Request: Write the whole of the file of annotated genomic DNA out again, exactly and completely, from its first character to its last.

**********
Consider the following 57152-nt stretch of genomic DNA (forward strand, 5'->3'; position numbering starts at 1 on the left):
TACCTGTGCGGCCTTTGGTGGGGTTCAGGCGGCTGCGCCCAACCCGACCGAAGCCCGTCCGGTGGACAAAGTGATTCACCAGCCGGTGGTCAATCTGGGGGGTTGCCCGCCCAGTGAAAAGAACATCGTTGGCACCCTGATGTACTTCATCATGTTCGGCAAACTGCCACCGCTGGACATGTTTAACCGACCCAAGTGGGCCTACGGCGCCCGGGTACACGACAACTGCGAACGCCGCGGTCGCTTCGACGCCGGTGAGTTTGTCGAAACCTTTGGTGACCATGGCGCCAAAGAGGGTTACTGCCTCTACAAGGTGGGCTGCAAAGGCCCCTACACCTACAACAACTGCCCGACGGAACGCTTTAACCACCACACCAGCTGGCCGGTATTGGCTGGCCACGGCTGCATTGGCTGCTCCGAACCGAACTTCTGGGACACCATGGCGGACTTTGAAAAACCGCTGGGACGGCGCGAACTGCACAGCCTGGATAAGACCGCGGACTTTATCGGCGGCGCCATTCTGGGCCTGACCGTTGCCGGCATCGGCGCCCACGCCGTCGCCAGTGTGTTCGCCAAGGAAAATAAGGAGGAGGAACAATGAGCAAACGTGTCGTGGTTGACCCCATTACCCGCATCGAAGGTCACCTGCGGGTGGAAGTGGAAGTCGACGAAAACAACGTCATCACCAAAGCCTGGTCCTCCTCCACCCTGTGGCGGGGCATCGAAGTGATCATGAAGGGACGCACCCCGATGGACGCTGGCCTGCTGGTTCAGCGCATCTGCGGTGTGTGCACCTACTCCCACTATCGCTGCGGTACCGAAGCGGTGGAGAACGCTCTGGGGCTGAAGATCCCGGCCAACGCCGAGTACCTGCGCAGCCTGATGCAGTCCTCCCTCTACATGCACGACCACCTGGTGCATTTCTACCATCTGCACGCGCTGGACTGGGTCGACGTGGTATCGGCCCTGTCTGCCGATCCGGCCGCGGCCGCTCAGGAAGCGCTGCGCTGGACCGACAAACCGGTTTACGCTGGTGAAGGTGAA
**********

Consider the following 57152-nt stretch of genomic DNA (forward strand, 5'->3'; position numbering starts at 1 on the left):
TACCTGTGCGGCCTTTGGTGGGGTTCAGGCGGCTGCGCCCAACCCGACCGAAGCCCGTCCGGTGGACAAAGTGATTCACCAGCCGGTGGTCAATCTGGGGGGTTGCCCGCCCAGTGAAAAGAACATCGTTGGCACCCTGATGTACTTCATCATGTTCGGCAAACTGCCACCGCTGGACATGTTTAACCGACCCAAGTGGGCCTACGGCGCCCGGGTACACGACAACTGCGAACGCCGCGGTCGCTTCGACGCCGGTGAGTTTGTCGAAACCTTTGGTGACCATGGCGCCAAAGAGGGTTACTGCCTCTACAAGGTGGGCTGCAAAGGCCCCTACACCTACAACAACTGCCCGACGGAACGCTTTAACCACCACACCAGCTGGCCGGTATTGGCTGGCCACGGCTGCATTGGCTGCTCCGAACCGAACTTCTGGGACACCATGGCGGACTTTGAAAAACCGCTGGGACGGCGCGAACTGCACAGCCTGGATAAGACCGCGGACTTTATCGGCGGCGCCATTCTGGGCCTGACCGTTGCCGGCATCGGCGCCCACGCCGTCGCCAGTGTGTTCGCCAAGGAAAATAAGGAGGAGGAACAATGAGCAAACGTGTCGTGGTTGACCCCATTACCCGCATCGAAGGTCACCTGCGGGTGGAAGTGGAAGTCGACGAAAACAACGTCATCACCAAAGCCTGGTCCTCCTCCACCCTGTGGCGGGGCATCGAAGTGATCATGAAGGGACGCACCCCGATGGACGCTGGCCTGCTGGTTCAGCGCATCTGCGGTGTGTGCACCTACTCCCACTATCGCTGCGGTACCGAAGCGGTGGAGAACGCTCTGGGGCTGAAGATCCCGGCCAACGCCGAGTACCTGCGCAGCCTGATGCAGTCCTCCCTCTACATGCACGACCACCTGGTGCATTTCTACCATCTGCACGCGCTGGACTGGGTCGACGTGGTATCGGCCCTGTCTGCCGATCCGGCCGCGGCCGCTCAGGAAGCGCTGCGCTGGACCGACAAACCGGTTTACGCTGGTGAAGGTGAA